Self-administered EMDR therapy: Potential solution for expanding the availability of psychotherapy for PTSD or unregulated recipe for disaster?
Self-administered psychological therapies are efficacious for many mental illnesses, including PTSD, and increase access to treatment.
“Background: Post-traumatic stress disorder (PTSD) carries a high disease burden worldwide, yet significant barriers exist to providing and accessing treatment for PTSD, particularly in refugee populations and in low- and middle-income countries. There is emerging evidence that self-administered psychological therapies, such as those accessed via online and mobile applications, are efficacious for many mental illnesses and increase access to treatment. Online and mobile applications offering self-help tools for eye movement desensitisation reprocessing (EMDR) therapy, an internationally recommended treatment for PTSD, are already widely distributed to the public.
Aims: To present a commentary evaluating the potential benefits and risks of self-administered EMDR therapy: first, by conducting a search for existing peer-reviewed evidence relating to self-administered EMDR therapy; second, by presenting existing evidence for other self-help psychotherapies and evaluating what additional insight this could provide into the potential efficacy, safety, tolerability and accessibility of self-administered EMDR therapy; and, third, by describing the conflicting views of EMDR experts on the topic.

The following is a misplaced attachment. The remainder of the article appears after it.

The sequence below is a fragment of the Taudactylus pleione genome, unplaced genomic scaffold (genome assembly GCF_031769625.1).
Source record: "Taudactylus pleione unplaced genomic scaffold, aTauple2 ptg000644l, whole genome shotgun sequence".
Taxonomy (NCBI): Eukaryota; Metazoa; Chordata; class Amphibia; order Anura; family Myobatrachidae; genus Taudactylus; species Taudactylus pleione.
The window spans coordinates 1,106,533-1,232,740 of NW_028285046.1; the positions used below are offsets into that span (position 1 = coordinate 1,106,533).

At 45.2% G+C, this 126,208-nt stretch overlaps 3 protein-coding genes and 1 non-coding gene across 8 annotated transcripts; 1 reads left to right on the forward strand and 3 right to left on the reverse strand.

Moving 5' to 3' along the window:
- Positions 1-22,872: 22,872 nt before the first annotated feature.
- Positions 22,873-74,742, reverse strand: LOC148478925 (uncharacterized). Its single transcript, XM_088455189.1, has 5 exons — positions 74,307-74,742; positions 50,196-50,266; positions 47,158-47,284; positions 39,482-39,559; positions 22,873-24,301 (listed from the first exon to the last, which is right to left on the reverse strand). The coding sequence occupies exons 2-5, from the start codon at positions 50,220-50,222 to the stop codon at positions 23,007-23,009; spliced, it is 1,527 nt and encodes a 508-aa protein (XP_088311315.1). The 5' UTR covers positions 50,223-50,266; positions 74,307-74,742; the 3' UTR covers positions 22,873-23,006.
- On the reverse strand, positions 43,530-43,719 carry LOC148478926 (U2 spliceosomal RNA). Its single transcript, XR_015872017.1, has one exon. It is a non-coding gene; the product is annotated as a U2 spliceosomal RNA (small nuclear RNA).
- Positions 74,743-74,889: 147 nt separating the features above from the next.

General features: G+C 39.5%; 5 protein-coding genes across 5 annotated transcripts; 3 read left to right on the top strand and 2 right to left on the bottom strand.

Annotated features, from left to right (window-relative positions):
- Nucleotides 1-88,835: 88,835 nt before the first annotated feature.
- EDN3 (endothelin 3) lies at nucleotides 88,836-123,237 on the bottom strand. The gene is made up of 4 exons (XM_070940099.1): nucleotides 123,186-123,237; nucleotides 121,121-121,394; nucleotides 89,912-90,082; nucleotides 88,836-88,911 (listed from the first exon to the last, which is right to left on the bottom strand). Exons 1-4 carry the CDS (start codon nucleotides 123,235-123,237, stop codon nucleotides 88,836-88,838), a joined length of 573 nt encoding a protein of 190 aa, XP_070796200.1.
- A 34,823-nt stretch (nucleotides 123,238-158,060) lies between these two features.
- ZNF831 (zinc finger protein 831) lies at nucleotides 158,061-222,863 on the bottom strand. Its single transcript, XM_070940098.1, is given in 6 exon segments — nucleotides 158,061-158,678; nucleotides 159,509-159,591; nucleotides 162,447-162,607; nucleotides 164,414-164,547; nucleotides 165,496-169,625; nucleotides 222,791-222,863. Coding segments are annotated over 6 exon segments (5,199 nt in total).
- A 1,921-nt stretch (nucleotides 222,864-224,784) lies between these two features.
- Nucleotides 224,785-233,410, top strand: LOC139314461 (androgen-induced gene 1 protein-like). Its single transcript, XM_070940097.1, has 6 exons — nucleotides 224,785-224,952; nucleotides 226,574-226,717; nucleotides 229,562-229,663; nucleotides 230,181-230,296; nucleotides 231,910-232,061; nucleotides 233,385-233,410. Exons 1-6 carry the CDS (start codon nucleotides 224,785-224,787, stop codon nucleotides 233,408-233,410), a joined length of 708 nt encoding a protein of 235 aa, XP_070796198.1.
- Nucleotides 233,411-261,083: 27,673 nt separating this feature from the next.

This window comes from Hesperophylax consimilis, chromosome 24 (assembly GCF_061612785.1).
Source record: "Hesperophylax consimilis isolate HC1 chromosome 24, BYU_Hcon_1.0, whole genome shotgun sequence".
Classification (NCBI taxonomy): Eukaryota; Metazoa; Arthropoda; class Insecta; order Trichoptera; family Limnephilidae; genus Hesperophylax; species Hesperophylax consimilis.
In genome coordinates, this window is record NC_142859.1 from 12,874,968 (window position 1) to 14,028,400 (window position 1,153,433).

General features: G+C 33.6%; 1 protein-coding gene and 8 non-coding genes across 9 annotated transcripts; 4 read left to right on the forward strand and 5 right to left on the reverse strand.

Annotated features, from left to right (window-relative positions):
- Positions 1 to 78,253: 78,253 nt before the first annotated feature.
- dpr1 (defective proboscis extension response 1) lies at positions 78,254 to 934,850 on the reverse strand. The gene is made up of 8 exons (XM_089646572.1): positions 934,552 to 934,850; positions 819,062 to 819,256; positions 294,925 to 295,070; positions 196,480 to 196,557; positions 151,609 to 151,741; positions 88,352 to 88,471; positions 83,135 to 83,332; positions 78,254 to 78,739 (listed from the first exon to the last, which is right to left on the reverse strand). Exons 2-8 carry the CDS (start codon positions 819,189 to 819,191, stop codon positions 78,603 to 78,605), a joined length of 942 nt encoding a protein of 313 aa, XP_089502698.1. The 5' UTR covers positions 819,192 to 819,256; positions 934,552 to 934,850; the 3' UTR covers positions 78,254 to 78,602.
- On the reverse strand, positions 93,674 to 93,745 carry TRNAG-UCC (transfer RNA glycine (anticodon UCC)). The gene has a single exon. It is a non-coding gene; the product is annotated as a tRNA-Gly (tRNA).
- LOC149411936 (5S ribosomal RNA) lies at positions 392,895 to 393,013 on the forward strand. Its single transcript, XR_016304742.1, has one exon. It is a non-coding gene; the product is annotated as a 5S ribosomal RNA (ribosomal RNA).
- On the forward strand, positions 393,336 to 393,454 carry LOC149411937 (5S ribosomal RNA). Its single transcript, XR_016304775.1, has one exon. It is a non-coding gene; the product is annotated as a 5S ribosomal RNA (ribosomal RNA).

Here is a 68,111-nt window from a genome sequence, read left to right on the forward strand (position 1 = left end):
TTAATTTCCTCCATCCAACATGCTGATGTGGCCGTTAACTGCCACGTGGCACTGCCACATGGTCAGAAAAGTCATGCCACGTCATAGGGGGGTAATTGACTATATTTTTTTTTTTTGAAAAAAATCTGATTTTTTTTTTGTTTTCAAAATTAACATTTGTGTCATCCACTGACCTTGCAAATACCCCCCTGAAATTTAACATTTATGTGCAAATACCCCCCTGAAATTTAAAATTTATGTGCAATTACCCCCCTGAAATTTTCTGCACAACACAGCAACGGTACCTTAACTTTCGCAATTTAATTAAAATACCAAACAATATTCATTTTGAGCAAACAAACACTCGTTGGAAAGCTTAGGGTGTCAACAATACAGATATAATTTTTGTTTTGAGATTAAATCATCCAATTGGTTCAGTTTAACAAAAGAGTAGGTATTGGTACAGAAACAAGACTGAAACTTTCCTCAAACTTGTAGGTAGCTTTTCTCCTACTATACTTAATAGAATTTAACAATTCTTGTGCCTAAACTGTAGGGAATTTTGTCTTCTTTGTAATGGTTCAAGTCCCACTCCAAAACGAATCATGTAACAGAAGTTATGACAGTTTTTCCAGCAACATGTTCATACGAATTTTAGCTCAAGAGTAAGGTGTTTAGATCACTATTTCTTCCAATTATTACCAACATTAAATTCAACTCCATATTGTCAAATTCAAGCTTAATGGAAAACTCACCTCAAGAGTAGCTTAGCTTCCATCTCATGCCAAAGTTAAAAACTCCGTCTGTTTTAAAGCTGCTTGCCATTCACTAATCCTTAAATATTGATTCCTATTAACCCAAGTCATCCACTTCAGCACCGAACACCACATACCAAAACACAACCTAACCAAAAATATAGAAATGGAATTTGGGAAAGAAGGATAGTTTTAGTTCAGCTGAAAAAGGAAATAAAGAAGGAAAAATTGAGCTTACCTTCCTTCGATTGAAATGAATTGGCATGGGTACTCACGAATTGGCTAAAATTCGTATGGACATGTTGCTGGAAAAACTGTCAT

Method: A search was conducted for articles related to internet, mobile, book or computerised self-help EMDR therapy. The following databases were searched systematically: Medline, PsycInfo, EMBASE, AMED, CINAHL, Psychology and Behavioural Sciences, Cochrane Database and the EMDR Library.
Results: Only one small primary research study was found relating to self-administered EMDR therapy. The results indicated significantly reduced symptoms of PTSD, depression, anxiety, distress and disability between pre-treatment and 3 month follow-up. No serious adverse events were reported. However, substantial methodological issues were discovered.
Conclusions: There is evidence that self-administered psychotherapies, in general, can be safe, effective and highly accessible. However, controversies persist regarding the safety and potential efficacy of self-administered EMDR therapy, and more robust research is needed. It is vital that methods are found to improve worldwide access to effective PTSD treatment, particularly given the current scale of migration to flee civil unrest.”
—Description from publisher
Waterman, L. Z., & Cooper, M. (2020). Self-administered EMDR therapy: Potential solution for expanding the availability of psychotherapy for PTSD or unregulated recipe for disaster? British Journal of Psych Open, 6, e115, 1-9. Open access: https://doi.org/10.1192/bjo.2020.92
About the Journal
“BJPsych Open is a high-quality, online-only open access journal for the publication of all methodologically sound research in psychiatry and disciplines related to mental health.”
—Description from publisher
Cambridge University Press
Copyright © The Authors, 2020. Published by Cambridge University Press on behalf of the Royal College of Psychiatrists. This is an Open Access article, distributed under the terms of the Creative Commons Attribution licence (http://creativecommons.org/licenses/by/4.0/), which permits unrestricted re-use, distribution, and reproduction in any medium, provided the original work is properly cited.
Self-administered EMDR therapy: Potential solution for expanding the availability of psychotherapy for PTSD or unregulated recipe for disaster? British Journal of Psych Open, 6, e115, 1-9. Open access: https://doi.org/10.1192/bjo.2020.92
EMDR Therapists, Other Mental Health Professionals
External Resource, Open Access